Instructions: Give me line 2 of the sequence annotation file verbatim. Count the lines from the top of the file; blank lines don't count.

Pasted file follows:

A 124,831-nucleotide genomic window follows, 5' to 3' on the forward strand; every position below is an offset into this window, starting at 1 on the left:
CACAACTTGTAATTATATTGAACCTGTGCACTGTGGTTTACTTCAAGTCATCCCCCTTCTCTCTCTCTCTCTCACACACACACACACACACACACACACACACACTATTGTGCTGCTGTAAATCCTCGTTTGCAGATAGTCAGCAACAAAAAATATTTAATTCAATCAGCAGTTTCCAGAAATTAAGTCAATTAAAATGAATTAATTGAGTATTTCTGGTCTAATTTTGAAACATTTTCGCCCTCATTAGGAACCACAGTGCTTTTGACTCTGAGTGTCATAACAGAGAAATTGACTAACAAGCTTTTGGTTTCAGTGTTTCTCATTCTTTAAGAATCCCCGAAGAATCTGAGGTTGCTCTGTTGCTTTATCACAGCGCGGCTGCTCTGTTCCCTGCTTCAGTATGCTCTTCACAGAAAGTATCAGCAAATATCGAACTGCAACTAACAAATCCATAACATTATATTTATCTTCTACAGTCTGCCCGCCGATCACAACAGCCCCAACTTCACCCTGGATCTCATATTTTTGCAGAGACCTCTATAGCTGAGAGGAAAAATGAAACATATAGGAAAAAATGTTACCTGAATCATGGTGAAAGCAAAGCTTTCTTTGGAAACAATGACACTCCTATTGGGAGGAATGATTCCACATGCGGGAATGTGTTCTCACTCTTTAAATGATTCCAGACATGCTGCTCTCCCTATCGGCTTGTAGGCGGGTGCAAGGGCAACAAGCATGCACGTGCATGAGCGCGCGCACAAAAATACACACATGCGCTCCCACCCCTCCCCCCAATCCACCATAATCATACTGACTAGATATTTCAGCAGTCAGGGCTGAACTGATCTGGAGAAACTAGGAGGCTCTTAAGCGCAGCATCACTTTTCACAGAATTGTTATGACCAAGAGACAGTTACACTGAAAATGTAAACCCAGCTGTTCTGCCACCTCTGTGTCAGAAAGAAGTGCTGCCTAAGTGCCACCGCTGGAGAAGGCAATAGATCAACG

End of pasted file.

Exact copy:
CACAACTTGTAATTATATTGAACCTGTGCACTGTGGTTTACTTCAAGTCATCCCCCTTCTCTCTCTCTCTCTCACACACACACACACACACACACACACACACACTATTGTGCTGCTGTAAATCCTCGTTTGCAGATAGTCAGCAACAAAAAATATTTAATTCAATCAGCAGTTTCCAGAAATTAAGTCAATTAAAATGAATTAATTGAGTATTTCTGGTCTAATTTTGAAACATTTTCGCCCTCATTAGGAACCACAGTGCTTTTGACTCTGAGTGTCATAACAGAGAAATTGACTAACAAGCTTTTGGTTTCAGTGTTTCTCATTCTTTAAGAATCCCCGAAGAATCTGAGGTTGCTCTGTTGCTTTATCACAGCGCGGCTGCTCTGTTCCCTGCTTCAGTATGCTCTTCACAGAAAGTATCAGCAAATATCGAACTGCAACTAACAAATCCATAACATTATATTTATCTTCTACAGTCTGCCCGCCGATCACAACAGCCCCAACTTCACCCTGGATCTCATATTTTTGCAGAGACCTCTATAGCTGAGAGGAAAAATGAAACATATAGGAAAAAATGTTACCTGAATCATGGTGAAAGCAAAGCTTTCTTTGGAAACAATGACACTCCTATTGGGAGGAATGATTCCACATGCGGGAATGTGTTCTCACTCTTTAAATGATTCCAGACATGCTGCTCTCCCTATCGGCTTGTAGGCGGGTGCAAGGGCAACAAGCATGCACGTGCATGAGCGCGCGCACAAAAATACACACATGCGCTCCCACCCCTCCCCCCAATCCACCATAATCATACTGACTAGATATTTCAGCAGTCAGGGCTGAACTGATCTGGAGAAACTAGGAGGCTCTTAAGCGCAGCATCACTTTTCACAGAATTGTTATGACCAAGAGACAGTTACACTGAAAATGTAAACCCAGCTGTTCTGCCACCTCTGTGTCAGAAAGAAGTGCTGCCTAAGTGCCACCGCTGGAGAAGGCAATAGATCAACG